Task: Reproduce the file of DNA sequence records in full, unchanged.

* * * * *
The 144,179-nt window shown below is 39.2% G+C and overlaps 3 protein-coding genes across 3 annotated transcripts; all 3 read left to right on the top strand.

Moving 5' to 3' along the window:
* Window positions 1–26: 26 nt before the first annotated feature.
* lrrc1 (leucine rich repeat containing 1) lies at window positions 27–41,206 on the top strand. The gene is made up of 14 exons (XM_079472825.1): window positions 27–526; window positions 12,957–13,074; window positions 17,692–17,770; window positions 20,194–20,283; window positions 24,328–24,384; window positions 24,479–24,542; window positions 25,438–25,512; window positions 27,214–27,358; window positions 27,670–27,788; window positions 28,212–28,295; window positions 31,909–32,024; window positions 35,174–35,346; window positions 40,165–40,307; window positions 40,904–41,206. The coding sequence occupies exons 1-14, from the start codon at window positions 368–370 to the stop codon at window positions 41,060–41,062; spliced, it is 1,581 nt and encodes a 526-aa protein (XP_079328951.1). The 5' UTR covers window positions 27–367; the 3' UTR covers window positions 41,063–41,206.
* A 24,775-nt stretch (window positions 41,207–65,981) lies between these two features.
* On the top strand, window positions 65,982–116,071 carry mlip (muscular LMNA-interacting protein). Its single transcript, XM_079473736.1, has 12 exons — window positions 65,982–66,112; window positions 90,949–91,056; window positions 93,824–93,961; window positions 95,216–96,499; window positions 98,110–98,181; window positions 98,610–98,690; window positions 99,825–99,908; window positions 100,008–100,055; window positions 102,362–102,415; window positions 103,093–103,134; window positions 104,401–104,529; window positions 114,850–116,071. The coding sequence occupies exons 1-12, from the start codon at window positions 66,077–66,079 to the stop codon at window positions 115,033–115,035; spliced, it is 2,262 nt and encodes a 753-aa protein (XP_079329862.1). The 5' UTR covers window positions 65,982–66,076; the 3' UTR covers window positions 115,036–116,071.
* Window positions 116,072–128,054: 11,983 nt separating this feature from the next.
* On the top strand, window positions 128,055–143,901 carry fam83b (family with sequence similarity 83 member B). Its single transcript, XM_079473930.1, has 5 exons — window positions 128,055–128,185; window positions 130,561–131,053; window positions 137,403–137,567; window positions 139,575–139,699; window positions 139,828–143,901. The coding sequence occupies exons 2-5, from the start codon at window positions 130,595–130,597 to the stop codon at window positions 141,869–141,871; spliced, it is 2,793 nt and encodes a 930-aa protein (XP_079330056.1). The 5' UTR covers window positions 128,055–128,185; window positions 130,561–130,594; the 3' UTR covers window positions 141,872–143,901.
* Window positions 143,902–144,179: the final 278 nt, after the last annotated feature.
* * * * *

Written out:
The 144,179-nt window shown below is 39.2% G+C and overlaps 3 protein-coding genes across 3 annotated transcripts; all 3 read left to right on the top strand.

Moving 5' to 3' along the window:
* Window positions 1–26: 26 nt before the first annotated feature.
* lrrc1 (leucine rich repeat containing 1) lies at window positions 27–41,206 on the top strand. The gene is made up of 14 exons (XM_079472825.1): window positions 27–526; window positions 12,957–13,074; window positions 17,692–17,770; window positions 20,194–20,283; window positions 24,328–24,384; window positions 24,479–24,542; window positions 25,438–25,512; window positions 27,214–27,358; window positions 27,670–27,788; window positions 28,212–28,295; window positions 31,909–32,024; window positions 35,174–35,346; window positions 40,165–40,307; window positions 40,904–41,206. The coding sequence occupies exons 1-14, from the start codon at window positions 368–370 to the stop codon at window positions 41,060–41,062; spliced, it is 1,581 nt and encodes a 526-aa protein (XP_079328951.1). The 5' UTR covers window positions 27–367; the 3' UTR covers window positions 41,063–41,206.
* A 24,775-nt stretch (window positions 41,207–65,981) lies between these two features.
* On the top strand, window positions 65,982–116,071 carry mlip (muscular LMNA-interacting protein). Its single transcript, XM_079473736.1, has 12 exons — window positions 65,982–66,112; window positions 90,949–91,056; window positions 93,824–93,961; window positions 95,216–96,499; window positions 98,110–98,181; window positions 98,610–98,690; window positions 99,825–99,908; window positions 100,008–100,055; window positions 102,362–102,415; window positions 103,093–103,134; window positions 104,401–104,529; window positions 114,850–116,071. The coding sequence occupies exons 1-12, from the start codon at window positions 66,077–66,079 to the stop codon at window positions 115,033–115,035; spliced, it is 2,262 nt and encodes a 753-aa protein (XP_079329862.1). The 5' UTR covers window positions 65,982–66,076; the 3' UTR covers window positions 115,036–116,071.
* Window positions 116,072–128,054: 11,983 nt separating this feature from the next.
* On the top strand, window positions 128,055–143,901 carry fam83b (family with sequence similarity 83 member B). Its single transcript, XM_079473930.1, has 5 exons — window positions 128,055–128,185; window positions 130,561–131,053; window positions 137,403–137,567; window positions 139,575–139,699; window positions 139,828–143,901. The coding sequence occupies exons 2-5, from the start codon at window positions 130,595–130,597 to the stop codon at window positions 141,869–141,871; spliced, it is 2,793 nt and encodes a 930-aa protein (XP_079330056.1). The 5' UTR covers window positions 128,055–128,185; window positions 130,561–130,594; the 3' UTR covers window positions 141,872–143,901.
* Window positions 143,902–144,179: the final 278 nt, after the last annotated feature.